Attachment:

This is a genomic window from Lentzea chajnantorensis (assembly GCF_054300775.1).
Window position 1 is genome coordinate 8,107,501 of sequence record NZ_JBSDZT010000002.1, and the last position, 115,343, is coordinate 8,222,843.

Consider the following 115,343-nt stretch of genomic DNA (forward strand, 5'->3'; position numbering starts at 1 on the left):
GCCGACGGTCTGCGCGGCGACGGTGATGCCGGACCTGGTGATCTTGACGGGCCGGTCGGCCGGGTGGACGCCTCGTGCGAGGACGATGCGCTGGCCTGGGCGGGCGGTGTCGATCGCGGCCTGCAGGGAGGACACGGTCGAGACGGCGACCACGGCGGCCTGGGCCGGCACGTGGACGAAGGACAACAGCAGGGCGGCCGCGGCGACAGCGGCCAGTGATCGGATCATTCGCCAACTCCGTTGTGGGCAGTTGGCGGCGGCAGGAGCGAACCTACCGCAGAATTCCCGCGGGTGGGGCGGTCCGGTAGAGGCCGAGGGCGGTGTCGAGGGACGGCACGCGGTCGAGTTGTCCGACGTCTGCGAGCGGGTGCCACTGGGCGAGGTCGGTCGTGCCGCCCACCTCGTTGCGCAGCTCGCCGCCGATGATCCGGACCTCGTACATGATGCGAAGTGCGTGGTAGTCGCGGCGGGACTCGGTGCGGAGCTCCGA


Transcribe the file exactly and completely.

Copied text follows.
This is a genomic window from Lentzea chajnantorensis (assembly GCF_054300775.1).
Window position 1 is genome coordinate 8,107,501 of sequence record NZ_JBSDZT010000002.1, and the last position, 115,343, is coordinate 8,222,843.

Consider the following 115,343-nt stretch of genomic DNA (forward strand, 5'->3'; position numbering starts at 1 on the left):
GCCGACGGTCTGCGCGGCGACGGTGATGCCGGACCTGGTGATCTTGACGGGCCGGTCGGCCGGGTGGACGCCTCGTGCGAGGACGATGCGCTGGCCTGGGCGGGCGGTGTCGATCGCGGCCTGCAGGGAGGACACGGTCGAGACGGCGACCACGGCGGCCTGGGCCGGCACGTGGACGAAGGACAACAGCAGGGCGGCCGCGGCGACAGCGGCCAGTGATCGGATCATTCGCCAACTCCGTTGTGGGCAGTTGGCGGCGGCAGGAGCGAACCTACCGCAGAATTCCCGCGGGTGGGGCGGTCCGGTAGAGGCCGAGGGCGGTGTCGAGGGACGGCACGCGGTCGAGTTGTCCGACGTCTGCGAGCGGGTGCCACTGGGCGAGGTCGGTCGTGCCGCCCACCTCGTTGCGCAGCTCGCCGCCGATGATCCGGACCTCGTACATGATGCGAAGTGCGTGGTAGTCGCGGCGGGACTCGGTGCGGAGCTCCGA